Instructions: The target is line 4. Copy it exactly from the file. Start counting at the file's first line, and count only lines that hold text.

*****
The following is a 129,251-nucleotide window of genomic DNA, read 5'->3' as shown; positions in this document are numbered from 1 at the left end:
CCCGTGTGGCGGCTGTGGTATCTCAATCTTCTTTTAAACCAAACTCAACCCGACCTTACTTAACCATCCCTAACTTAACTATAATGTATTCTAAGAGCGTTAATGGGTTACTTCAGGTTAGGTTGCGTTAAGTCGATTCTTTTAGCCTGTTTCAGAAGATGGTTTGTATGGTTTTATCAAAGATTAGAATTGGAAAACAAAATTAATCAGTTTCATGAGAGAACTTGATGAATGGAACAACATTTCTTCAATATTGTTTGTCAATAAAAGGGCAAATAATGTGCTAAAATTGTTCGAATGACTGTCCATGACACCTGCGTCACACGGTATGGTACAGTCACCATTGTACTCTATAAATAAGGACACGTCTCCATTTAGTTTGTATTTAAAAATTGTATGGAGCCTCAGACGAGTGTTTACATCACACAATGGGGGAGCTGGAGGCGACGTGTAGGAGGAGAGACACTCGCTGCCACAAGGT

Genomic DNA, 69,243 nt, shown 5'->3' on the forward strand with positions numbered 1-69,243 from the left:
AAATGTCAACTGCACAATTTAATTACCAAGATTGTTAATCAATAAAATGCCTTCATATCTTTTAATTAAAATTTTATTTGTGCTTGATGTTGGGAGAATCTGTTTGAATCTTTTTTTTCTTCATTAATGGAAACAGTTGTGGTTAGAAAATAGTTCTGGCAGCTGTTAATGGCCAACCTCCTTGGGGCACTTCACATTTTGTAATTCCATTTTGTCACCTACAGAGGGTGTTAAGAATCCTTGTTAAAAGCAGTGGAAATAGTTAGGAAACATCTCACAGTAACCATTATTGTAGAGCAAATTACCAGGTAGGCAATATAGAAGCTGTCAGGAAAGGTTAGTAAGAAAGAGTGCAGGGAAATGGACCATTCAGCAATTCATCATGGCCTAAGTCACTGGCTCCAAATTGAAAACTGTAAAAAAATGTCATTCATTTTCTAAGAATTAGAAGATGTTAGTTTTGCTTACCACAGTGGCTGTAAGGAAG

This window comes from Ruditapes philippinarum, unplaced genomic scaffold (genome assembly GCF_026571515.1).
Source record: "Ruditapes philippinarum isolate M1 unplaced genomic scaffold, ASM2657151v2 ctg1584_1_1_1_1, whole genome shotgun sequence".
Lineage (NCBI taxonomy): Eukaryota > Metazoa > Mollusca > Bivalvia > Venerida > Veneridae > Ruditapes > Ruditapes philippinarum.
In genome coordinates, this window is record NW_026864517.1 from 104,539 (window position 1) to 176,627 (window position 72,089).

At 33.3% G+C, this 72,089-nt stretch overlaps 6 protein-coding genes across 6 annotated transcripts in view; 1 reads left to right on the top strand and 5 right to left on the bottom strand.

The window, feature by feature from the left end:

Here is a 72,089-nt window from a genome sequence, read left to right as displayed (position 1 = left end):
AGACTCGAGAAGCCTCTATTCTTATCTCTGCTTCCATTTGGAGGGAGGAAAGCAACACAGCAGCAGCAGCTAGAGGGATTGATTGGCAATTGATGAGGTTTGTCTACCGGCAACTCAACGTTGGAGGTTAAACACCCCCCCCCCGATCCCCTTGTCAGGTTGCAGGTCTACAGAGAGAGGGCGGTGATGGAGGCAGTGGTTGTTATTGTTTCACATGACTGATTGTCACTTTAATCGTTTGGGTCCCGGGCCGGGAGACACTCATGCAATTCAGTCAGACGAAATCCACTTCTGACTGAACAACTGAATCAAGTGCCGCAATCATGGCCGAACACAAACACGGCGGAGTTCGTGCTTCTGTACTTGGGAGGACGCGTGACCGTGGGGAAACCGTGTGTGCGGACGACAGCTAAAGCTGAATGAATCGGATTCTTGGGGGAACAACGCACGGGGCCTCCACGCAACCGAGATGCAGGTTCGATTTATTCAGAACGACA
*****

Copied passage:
AAATGTCAACTGCACAATTTAATTACCAAGATTGTTAATCAATAAAATGCCTTCATATCTTTTAATTAAAATTTTATTTGTGCTTGATGTTGGGAGAATCTGTTTGAATCTTTTTTTTCTTCATTAATGGAAACAGTTGTGGTTAGAAAATAGTTCTGGCAGCTGTTAATGGCCAACCTCCTTGGGGCACTTCACATTTTGTAATTCCATTTTGTCACCTACAGAGGGTGTTAAGAATCCTTGTTAAAAGCAGTGGAAATAGTTAGGAAACATCTCACAGTAACCATTATTGTAGAGCAAATTACCAGGTAGGCAATATAGAAGCTGTCAGGAAAGGTTAGTAAGAAAGAGTGCAGGGAAATGGACCATTCAGCAATTCATCATGGCCTAAGTCACTGGCTCCAAATTGAAAACTGTAAAAAAATGTCATTCATTTTCTAAGAATTAGAAGATGTTAGTTTTGCTTACCACAGTGGCTGTAAGGAAG